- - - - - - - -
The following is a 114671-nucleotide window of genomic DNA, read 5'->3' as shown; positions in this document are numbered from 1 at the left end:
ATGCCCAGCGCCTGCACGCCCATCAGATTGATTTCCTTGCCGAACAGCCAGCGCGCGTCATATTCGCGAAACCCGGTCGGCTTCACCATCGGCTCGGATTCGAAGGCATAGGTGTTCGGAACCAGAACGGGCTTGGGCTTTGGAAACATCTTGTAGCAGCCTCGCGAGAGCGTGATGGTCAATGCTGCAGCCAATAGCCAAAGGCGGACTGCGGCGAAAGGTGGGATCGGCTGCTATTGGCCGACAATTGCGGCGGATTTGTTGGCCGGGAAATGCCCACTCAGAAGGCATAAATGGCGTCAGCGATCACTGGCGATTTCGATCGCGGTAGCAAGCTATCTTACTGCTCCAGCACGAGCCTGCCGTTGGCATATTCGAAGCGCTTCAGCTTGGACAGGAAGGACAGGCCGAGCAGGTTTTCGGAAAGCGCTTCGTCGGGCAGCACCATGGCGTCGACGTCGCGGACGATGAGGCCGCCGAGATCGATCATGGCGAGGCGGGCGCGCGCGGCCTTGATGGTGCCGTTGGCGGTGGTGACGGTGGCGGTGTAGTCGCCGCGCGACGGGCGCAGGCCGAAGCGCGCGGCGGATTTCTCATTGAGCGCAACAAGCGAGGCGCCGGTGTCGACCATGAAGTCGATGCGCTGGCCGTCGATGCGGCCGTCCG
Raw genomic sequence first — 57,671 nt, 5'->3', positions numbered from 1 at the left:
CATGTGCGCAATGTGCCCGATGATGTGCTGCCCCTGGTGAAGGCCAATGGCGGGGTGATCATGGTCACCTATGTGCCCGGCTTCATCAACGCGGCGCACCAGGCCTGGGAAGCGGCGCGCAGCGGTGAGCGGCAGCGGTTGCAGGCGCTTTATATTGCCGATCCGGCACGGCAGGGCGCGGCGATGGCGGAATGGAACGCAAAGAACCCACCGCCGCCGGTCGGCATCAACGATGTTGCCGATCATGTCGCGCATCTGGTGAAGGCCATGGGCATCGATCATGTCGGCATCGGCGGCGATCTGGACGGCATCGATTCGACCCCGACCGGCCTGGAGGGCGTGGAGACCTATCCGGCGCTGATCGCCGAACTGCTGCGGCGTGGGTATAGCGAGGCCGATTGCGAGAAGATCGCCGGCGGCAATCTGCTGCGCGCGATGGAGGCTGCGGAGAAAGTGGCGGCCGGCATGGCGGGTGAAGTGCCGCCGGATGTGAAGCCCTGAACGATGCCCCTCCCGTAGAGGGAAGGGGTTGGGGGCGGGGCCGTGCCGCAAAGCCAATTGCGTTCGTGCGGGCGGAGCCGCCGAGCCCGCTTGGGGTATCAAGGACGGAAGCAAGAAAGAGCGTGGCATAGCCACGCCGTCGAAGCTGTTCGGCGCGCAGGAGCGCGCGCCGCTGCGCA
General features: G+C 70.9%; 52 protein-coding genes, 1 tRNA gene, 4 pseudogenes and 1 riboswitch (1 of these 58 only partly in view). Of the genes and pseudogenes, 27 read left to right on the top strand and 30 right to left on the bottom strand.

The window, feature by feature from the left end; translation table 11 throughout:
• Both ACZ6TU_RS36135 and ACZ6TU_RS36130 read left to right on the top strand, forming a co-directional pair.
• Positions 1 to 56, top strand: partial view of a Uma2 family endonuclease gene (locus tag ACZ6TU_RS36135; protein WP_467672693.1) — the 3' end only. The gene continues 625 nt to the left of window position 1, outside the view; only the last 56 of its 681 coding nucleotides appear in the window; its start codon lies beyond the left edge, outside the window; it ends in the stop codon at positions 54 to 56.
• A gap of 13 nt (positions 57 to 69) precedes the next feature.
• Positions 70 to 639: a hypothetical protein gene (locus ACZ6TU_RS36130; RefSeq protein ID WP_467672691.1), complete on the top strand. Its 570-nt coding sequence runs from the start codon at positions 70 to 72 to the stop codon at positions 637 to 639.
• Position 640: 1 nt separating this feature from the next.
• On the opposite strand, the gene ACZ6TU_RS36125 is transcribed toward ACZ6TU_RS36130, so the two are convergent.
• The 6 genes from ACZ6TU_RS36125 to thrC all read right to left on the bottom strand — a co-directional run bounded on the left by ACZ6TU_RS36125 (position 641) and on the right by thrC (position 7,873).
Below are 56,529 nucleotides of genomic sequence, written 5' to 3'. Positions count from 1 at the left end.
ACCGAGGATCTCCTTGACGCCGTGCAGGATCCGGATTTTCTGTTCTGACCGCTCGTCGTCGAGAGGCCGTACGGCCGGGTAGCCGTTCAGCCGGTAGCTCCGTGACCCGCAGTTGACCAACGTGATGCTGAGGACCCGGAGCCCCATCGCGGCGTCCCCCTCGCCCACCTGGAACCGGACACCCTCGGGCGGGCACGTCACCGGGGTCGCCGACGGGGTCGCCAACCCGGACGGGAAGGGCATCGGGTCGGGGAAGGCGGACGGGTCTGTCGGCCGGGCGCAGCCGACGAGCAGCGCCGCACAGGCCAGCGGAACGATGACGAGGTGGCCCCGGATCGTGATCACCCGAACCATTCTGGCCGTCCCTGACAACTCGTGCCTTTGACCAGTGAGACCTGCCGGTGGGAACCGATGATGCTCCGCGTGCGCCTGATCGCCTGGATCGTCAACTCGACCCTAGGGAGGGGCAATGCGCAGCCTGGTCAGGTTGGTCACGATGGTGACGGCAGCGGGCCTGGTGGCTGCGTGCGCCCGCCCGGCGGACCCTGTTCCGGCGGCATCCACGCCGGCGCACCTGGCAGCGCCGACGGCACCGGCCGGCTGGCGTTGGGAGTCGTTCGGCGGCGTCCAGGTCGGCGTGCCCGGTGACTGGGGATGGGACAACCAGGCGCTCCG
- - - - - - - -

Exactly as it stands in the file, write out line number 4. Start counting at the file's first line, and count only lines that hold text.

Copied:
CATGTGCGCAATGTGCCCGATGATGTGCTGCCCCTGGTGAAGGCCAATGGCGGGGTGATCATGGTCACCTATGTGCCCGGCTTCATCAACGCGGCGCACCAGGCCTGGGAAGCGGCGCGCAGCGGTGAGCGGCAGCGGTTGCAGGCGCTTTATATTGCCGATCCGGCACGGCAGGGCGCGGCGATGGCGGAATGGAACGCAAAGAACCCACCGCCGCCGGTCGGCATCAACGATGTTGCCGATCATGTCGCGCATCTGGTGAAGGCCATGGGCATCGATCATGTCGGCATCGGCGGCGATCTGGACGGCATCGATTCGACCCCGACCGGCCTGGAGGGCGTGGAGACCTATCCGGCGCTGATCGCCGAACTGCTGCGGCGTGGGTATAGCGAGGCCGATTGCGAGAAGATCGCCGGCGGCAATCTGCTGCGCGCGATGGAGGCTGCGGAGAAAGTGGCGGCCGGCATGGCGGGTGAAGTGCCGCCGGATGTGAAGCCCTGAACGATGCCCCTCCCGTAGAGGGAAGGGGTTGGGGGCGGGGCCGTGCCGCAAAGCCAATTGCGTTCGTGCGGGCGGAGCCGCCGAGCCCGCTTGGGGTATCAAGGACGGAAGCAAGAAAGAGCGTGGCATAGCCACGCCGTCGAAGCTGTTCGGCGCGCAGGAGCGCGCGCCGCTGCGCA